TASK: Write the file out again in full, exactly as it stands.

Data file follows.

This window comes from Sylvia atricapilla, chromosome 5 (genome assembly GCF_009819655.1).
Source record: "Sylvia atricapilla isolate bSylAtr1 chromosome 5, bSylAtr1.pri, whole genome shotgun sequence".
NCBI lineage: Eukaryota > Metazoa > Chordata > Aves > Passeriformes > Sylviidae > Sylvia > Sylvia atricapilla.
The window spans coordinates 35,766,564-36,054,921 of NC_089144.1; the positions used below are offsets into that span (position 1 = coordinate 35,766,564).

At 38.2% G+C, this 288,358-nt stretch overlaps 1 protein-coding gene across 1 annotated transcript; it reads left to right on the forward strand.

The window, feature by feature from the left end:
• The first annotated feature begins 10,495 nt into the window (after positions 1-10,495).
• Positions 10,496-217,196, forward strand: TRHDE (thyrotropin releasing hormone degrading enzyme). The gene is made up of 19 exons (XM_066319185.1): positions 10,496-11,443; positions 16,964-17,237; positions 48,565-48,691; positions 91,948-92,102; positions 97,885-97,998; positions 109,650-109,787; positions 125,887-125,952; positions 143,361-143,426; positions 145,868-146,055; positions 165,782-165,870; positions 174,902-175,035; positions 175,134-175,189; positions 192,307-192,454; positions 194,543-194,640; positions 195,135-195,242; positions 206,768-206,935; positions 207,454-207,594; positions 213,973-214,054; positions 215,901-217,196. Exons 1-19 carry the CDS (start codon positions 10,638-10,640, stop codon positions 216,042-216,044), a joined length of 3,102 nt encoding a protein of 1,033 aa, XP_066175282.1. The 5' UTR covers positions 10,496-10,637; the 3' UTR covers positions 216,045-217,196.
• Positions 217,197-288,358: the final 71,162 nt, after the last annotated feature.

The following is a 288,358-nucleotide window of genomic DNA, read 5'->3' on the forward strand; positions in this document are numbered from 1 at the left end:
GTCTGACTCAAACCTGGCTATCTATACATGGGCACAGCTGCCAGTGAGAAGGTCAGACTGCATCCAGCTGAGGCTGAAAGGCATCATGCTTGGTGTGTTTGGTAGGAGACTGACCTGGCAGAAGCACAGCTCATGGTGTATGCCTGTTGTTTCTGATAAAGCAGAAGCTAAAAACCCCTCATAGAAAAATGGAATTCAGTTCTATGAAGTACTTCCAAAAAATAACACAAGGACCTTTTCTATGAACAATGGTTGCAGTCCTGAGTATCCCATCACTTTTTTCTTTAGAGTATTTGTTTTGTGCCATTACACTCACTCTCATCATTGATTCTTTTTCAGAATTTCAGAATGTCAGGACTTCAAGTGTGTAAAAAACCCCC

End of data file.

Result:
This window comes from Sylvia atricapilla, chromosome 5 (genome assembly GCF_009819655.1).
Source record: "Sylvia atricapilla isolate bSylAtr1 chromosome 5, bSylAtr1.pri, whole genome shotgun sequence".
NCBI lineage: Eukaryota > Metazoa > Chordata > Aves > Passeriformes > Sylviidae > Sylvia > Sylvia atricapilla.
The window spans coordinates 35,766,564-36,054,921 of NC_089144.1; the positions used below are offsets into that span (position 1 = coordinate 35,766,564).

At 38.2% G+C, this 288,358-nt stretch overlaps 1 protein-coding gene across 1 annotated transcript; it reads left to right on the forward strand.

The window, feature by feature from the left end:
• The first annotated feature begins 10,495 nt into the window (after positions 1-10,495).
• Positions 10,496-217,196, forward strand: TRHDE (thyrotropin releasing hormone degrading enzyme). The gene is made up of 19 exons (XM_066319185.1): positions 10,496-11,443; positions 16,964-17,237; positions 48,565-48,691; positions 91,948-92,102; positions 97,885-97,998; positions 109,650-109,787; positions 125,887-125,952; positions 143,361-143,426; positions 145,868-146,055; positions 165,782-165,870; positions 174,902-175,035; positions 175,134-175,189; positions 192,307-192,454; positions 194,543-194,640; positions 195,135-195,242; positions 206,768-206,935; positions 207,454-207,594; positions 213,973-214,054; positions 215,901-217,196. Exons 1-19 carry the CDS (start codon positions 10,638-10,640, stop codon positions 216,042-216,044), a joined length of 3,102 nt encoding a protein of 1,033 aa, XP_066175282.1. The 5' UTR covers positions 10,496-10,637; the 3' UTR covers positions 216,045-217,196.
• Positions 217,197-288,358: the final 71,162 nt, after the last annotated feature.

The following is a 288,358-nucleotide window of genomic DNA, read 5'->3' on the forward strand; positions in this document are numbered from 1 at the left end:
GTCTGACTCAAACCTGGCTATCTATACATGGGCACAGCTGCCAGTGAGAAGGTCAGACTGCATCCAGCTGAGGCTGAAAGGCATCATGCTTGGTGTGTTTGGTAGGAGACTGACCTGGCAGAAGCACAGCTCATGGTGTATGCCTGTTGTTTCTGATAAAGCAGAAGCTAAAAACCCCTCATAGAAAAATGGAATTCAGTTCTATGAAGTACTTCCAAAAAATAACACAAGGACCTTTTCTATGAACAATGGTTGCAGTCCTGAGTATCCCATCACTTTTTTCTTTAGAGTATTTGTTTTGTGCCATTACACTCACTCTCATCATTGATTCTTTTTCAGAATTTCAGAATGTCAGGACTTCAAGTGTGTAAAAAACCCCC